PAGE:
Wednesday, October 12, 2011

Villainous Vellum

I made this card for a make and take for my stamping buddies.  We get together at least once a month, but sometimes more often.  I like it when we get to play as opposed to just talking about playing (which has its merits).  The card on the right was the first card I made as my sample card.  It is a kraft card base with the background stamped in A Muse Studio latte ink with the greeting stamped over that.  I then went on to assemble the rest of the card.  After I had made the card I noticed that when you touched the harlequin background with your finger the ink rubbed off onto you.  I zapped it with the heat tool and it still rubbed off.  I was confused about that.  I never used a|s ink before, but had been told it was a fast drying pigment ink that doesn’t smear.  The weird thing is it wasn’t smearing on the card; just some of the ink would come off on your fingers when you rubbed it, but the image itself was staying intact.  I showed it to my husband who said it was like a powder coming off, like the ink was sitting on top of the card.  That should have been a clue.
Since I was afraid to have a make and take that might get rubbed into oblivion, I made another sample card—the one on the left—using all dye based inks.  I wasn’t as happy with that one.  I liked the subtle background of the latte ink.  I mentioned to my stamping buddies that I was bringing some cards and they could help me puzzle out what was up with my a|s ink.  Someone suggested the properties of ink might be the culprit, which made the light go on in my head.  “Or it might be the paper,” I thought.  I went right home and checked my kraft paper.  Sure enough, it was vellum styled paper.  Vellum cardstock seems to have a coating on it.  Wiki says it is made with plasticized cotton, which explains why the ink seems to sit on top of the card and can be rubbed off.  I’m glad that mystery was cleared up and I’ll be sure to use my A Muse Studio inks on linen styled paper.  I’m willing bet that the a|s paper is the best stuff to use with a|s ink!!!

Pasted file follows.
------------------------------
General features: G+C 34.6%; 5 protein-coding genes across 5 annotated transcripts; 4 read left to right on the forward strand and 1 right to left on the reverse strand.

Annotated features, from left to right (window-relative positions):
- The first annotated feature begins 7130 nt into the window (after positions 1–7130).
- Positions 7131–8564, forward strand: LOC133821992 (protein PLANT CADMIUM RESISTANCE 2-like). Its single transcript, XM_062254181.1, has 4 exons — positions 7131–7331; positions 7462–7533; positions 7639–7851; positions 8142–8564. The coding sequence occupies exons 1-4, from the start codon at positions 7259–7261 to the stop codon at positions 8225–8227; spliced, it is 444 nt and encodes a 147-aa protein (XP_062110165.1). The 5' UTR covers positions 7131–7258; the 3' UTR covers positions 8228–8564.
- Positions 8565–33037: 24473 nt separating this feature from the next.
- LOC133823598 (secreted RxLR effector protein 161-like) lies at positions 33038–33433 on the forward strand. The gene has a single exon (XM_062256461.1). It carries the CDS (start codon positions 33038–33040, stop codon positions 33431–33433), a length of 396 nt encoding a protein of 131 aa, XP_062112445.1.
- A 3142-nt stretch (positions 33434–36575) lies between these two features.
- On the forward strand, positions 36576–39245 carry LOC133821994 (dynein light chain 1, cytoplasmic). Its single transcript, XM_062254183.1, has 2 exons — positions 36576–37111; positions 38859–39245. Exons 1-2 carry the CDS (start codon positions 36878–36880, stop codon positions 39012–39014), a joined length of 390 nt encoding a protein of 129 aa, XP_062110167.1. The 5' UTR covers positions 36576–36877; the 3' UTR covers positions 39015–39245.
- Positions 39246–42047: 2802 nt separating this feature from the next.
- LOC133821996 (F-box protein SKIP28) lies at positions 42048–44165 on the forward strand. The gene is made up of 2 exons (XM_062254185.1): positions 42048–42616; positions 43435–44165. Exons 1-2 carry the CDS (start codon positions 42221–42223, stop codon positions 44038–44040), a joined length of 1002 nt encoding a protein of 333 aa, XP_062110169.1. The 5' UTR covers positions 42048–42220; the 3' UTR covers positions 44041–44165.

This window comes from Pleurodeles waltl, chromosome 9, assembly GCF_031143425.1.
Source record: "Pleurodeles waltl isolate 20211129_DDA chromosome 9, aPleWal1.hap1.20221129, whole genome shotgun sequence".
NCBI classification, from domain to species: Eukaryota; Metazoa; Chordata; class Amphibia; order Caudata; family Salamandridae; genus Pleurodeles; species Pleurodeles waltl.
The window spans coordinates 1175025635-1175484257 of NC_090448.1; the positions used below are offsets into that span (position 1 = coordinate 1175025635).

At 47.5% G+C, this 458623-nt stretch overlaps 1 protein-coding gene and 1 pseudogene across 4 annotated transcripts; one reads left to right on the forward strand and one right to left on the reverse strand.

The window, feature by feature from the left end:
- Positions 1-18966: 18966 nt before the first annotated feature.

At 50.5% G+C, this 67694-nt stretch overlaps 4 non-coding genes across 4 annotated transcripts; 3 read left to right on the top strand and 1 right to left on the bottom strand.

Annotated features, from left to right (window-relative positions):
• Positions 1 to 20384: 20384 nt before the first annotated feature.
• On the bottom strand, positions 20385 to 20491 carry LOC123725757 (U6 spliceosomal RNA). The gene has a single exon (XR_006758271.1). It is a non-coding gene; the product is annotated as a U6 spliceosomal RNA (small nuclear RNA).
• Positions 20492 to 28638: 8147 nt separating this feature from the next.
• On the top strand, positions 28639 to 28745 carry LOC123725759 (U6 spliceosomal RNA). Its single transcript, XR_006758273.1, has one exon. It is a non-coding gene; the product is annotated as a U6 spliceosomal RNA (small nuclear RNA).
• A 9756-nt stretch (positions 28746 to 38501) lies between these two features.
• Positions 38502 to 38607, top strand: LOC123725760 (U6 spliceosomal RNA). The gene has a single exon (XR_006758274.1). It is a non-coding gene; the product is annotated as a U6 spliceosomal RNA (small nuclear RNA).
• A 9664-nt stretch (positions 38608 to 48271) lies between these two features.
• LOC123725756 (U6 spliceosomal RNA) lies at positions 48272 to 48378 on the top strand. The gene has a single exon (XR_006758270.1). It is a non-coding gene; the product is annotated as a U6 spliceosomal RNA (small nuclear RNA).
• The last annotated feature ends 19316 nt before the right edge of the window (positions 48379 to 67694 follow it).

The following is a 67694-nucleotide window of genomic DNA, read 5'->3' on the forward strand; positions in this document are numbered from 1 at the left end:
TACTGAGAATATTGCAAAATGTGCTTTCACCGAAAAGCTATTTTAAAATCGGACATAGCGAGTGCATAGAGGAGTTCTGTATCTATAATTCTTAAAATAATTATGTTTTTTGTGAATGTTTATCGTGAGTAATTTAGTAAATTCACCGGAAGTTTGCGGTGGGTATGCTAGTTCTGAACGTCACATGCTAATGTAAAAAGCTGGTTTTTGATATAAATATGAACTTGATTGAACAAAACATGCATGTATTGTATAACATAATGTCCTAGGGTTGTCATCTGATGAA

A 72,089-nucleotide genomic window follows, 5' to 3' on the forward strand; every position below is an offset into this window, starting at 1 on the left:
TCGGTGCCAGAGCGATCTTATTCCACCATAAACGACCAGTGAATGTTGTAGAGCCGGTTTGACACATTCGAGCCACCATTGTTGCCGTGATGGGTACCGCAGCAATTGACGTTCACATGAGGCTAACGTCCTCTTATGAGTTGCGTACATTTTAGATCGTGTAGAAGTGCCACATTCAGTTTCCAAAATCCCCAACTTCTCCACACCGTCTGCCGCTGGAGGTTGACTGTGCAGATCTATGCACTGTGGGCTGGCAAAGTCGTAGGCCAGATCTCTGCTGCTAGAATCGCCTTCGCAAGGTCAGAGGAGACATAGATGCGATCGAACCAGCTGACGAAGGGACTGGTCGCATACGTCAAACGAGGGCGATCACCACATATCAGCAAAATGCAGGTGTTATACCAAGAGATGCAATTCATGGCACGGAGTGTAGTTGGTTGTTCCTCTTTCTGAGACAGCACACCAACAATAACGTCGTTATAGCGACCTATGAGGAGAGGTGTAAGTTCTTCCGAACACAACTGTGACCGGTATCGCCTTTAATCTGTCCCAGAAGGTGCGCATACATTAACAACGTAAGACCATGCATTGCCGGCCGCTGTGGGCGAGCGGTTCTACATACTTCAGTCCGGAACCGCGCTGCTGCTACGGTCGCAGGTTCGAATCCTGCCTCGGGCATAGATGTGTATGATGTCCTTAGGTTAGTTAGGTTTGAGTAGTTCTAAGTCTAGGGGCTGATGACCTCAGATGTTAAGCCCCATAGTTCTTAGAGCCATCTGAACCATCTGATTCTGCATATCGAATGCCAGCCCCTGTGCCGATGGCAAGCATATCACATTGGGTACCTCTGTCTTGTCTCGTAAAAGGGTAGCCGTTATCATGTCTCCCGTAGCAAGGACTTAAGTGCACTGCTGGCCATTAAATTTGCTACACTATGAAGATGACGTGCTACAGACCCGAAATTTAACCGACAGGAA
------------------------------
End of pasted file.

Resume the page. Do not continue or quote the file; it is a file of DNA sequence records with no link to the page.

Meanwhile, I have both options available for my make and take.  I still like the latte ink version better and the card will hold up just fine for the season if you don’t plan to finger it a lot. Which version do you like better?

The edges of the piece of cardstock the wheat is on are distressed.  I did that on purpose so I can show my friend how to distress edges using a small metal ruler (use the ruler to scrape the edge of your cardstock like you are trying to scrape the burnt off toast).  I even have a little metal ruler just for her (shh… don’t tell, it’s a surprise!).

The Fine Print: Stamps by A Muse Studio “Bounty of the Season” set and “Harlequin Background”, kraft vellum cs by Mohawk, natural linen cs by Neenah, French Roast twine by A Muse Studio, colored with anonymous chalk.  Ink for the card on the left: Pale Orange by Marvy and Rich Cocoa by Memento.  Ink for the card on the right: Latte by A Muse Studio and Walnut Stain by Tim Holtz.

1 comment:

Sheela Will said...

Which version do I like better? I like parts of both of them better than the other: I like the darker background on the one on the left. I like the placement of "Happy Thanksgiving" better on the one on the right. Good to know about the vellum finish on the cardstock! Thanks for sharing (and LOVE the wheat stamp!)